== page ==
EVERYTHING IS BROKEN. Paging through the headlines this morning, it struck me that, as never before, everything is falling apart for George W. Bush, and it's happening in a very ugly, public way. That doesn't mean he's going to lose - he should, of course, although we all know that's not how things necessarily work. But it seems that all at once, nearly four years of lies, exaggerations, and bullying are finally catching up with him.
Just look around. His chief weapons inspector, Charles Duelfer, now acknowledges that Saddam Hussein had dismantled his WMD programs in the early 1990s. Loyalist that he is, Duelfer prattled on yesterday about how Saddam really, really wanted weapons of mass destruction, as though that were something we didn't know. Guess what? So does Burma, I'm sure.
Earlier this week, as we know, Bush's former guy in Iraq, Paul Bremer, said in a speech that the White House had never sent enough troops to Iraq to keep the peace. Again, this is another Bush loyalist, a man who immediately tried to distance himself from his own remarks as soon as he realized they were not off the record, as he had presumed. Looks like he can forget about being secretary of state if Bush is elected to a second term.
Secretary of Defense Donald Rumsfeld has been spinning all week to dissociate himself from remarks that he'd seen no "strong, hard evidence" that Saddam Hussein had ties to Al Qaeda. Again, as with Duelfer and Bremer: not a critic, but rather someone so loyal to Bush that he's clearly mortified over his momentary outburst of candor.
At Tuesday night's vice-presidential debate, moderator Gwen Ifill asked John Edwards if Saddam would still be in power if he and John Kerry had been in office. Edwards, sensing trouble, evaded the question. That was probably smart.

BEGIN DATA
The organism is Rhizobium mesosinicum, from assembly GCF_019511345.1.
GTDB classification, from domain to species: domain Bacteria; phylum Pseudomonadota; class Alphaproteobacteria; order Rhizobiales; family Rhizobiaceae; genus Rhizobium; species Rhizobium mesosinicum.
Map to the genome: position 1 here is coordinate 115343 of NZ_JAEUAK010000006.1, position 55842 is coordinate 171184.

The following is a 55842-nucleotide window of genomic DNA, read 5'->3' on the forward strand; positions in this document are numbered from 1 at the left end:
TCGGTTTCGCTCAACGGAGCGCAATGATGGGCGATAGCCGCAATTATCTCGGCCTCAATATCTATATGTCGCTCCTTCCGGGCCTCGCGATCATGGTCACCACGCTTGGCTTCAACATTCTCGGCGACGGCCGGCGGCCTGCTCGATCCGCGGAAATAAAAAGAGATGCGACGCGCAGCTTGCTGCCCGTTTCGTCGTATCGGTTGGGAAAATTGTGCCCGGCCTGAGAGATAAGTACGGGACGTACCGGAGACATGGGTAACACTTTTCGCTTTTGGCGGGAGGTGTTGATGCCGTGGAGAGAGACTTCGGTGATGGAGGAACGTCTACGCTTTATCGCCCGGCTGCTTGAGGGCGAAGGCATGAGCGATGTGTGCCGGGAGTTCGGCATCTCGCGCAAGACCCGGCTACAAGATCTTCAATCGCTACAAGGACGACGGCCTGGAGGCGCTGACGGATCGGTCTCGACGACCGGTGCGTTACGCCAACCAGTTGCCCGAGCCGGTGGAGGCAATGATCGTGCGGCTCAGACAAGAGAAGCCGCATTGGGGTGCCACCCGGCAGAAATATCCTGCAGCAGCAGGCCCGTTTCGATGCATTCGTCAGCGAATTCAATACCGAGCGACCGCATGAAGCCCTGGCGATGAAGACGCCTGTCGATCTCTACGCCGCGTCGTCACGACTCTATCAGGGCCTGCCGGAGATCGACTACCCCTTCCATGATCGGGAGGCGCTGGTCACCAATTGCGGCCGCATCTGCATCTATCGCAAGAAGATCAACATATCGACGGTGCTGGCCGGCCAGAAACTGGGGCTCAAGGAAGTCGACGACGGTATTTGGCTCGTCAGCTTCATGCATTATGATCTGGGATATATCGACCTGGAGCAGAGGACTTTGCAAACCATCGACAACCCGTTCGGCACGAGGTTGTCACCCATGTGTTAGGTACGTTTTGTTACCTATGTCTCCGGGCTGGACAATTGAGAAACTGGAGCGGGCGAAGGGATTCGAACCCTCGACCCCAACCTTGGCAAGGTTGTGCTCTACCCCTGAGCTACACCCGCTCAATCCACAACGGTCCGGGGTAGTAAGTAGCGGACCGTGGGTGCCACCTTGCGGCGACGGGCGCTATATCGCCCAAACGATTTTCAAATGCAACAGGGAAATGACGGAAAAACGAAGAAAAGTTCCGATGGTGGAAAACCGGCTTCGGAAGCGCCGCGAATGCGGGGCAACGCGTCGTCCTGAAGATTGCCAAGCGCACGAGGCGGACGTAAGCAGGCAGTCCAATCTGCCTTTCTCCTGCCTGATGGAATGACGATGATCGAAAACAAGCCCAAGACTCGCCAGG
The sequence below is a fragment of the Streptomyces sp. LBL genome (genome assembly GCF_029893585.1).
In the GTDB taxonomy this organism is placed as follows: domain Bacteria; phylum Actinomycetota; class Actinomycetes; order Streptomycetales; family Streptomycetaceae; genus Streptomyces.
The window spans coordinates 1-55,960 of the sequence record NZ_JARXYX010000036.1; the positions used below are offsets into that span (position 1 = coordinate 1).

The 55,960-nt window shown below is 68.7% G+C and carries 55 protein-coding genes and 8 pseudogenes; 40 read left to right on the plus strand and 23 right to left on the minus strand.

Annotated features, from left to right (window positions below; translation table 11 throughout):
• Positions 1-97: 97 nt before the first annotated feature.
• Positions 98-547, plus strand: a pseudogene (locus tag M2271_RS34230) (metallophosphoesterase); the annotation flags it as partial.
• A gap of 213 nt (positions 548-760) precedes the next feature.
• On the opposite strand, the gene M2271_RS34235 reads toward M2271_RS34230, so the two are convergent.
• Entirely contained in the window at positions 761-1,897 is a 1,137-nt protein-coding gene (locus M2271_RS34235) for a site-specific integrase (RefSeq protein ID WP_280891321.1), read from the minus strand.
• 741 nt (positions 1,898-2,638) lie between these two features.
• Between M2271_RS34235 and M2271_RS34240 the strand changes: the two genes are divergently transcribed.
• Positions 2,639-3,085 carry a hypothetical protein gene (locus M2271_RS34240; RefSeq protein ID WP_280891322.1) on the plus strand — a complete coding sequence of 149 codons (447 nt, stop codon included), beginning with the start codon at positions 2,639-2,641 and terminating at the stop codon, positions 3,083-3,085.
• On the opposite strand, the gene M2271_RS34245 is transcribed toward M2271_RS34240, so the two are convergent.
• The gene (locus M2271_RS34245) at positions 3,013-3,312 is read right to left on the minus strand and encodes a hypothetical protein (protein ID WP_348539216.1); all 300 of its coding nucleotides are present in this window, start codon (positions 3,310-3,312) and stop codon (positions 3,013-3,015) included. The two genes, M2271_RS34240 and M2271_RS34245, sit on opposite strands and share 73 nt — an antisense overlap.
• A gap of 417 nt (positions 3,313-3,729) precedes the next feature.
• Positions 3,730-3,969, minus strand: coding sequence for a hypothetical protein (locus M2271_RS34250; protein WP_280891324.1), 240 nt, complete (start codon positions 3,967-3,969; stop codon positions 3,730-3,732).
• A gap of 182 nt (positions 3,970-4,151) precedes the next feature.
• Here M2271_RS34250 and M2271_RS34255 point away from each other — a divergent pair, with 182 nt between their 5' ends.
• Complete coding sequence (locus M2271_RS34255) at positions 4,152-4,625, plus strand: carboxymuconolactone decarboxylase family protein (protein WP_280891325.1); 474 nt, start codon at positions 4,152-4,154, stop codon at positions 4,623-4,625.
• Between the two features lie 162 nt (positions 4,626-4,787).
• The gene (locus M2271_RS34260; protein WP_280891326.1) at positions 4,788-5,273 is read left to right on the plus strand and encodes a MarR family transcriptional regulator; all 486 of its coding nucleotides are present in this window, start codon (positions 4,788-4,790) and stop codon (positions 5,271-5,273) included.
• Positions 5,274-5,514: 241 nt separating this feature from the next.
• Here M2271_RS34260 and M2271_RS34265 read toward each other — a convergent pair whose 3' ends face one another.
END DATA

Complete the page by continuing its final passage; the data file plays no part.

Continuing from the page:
But Edwards certainly wouldn't have harmed himself with Media Log if he had spelled out explicitly the clear implications of Kerry's approach to Iraq:
You know, Gwen, maybe Saddam would be still in power. At the time that Bush went to war with Iraq, there were UN weapons inspectors on the ground, and Saddam was boxed in by economic sanctions and no-fly zones in the north and south of his country. If the inspectors had found weapons, or had presented convincing evidence that Saddam was trying to hide something, then I'm confident we could have built a real alliance and gone to war to overthrow him. But if not, then yes, Saddam Hussein would probably still be in power today. What of it?
An impolitic answer? Sure. But 1066 Americans would still be alive today (this count is as of Tuesday), not to mention other coalition forces and many thousands of Iraqis. And the United States would be not one bit less safe.
Meanwhile, Bush is getting desperate. Read how the White House hoodwinked CNN and MSNBC into televising his latest attack speech yesterday, under the guise of its being a major presidential address.
NEW IN THIS WEEK'S PHOENIX. The latest on WBUR Radio (90.9 FM) and its embattled general manager, Jane Christo, whose possible departure is now the subject of speculation. Also, unpacking those pro-Bush Gallup polls, and liberal radio comes (almost) to Boston.
Will WBUR/NPR, a recipient of Federal funds from multiple directions, thus required to comply with Federal law, such as the First Amendment, be reporting on Ms. Christo's "problems," and how overpayed she and others at the station are?
Or will WBUR/NPR suppress the story in violation of those requirements?
Joseph J. Nagarya, Legal Professional
Of course, the second I heard Gwen's question, I heard the snippy Bush follow-up (even though he wasn't in the room at the time): what about Saddam's human rights abuses?
I say, what about our own? But I'm a blame-America-first liberal.
Post a Comment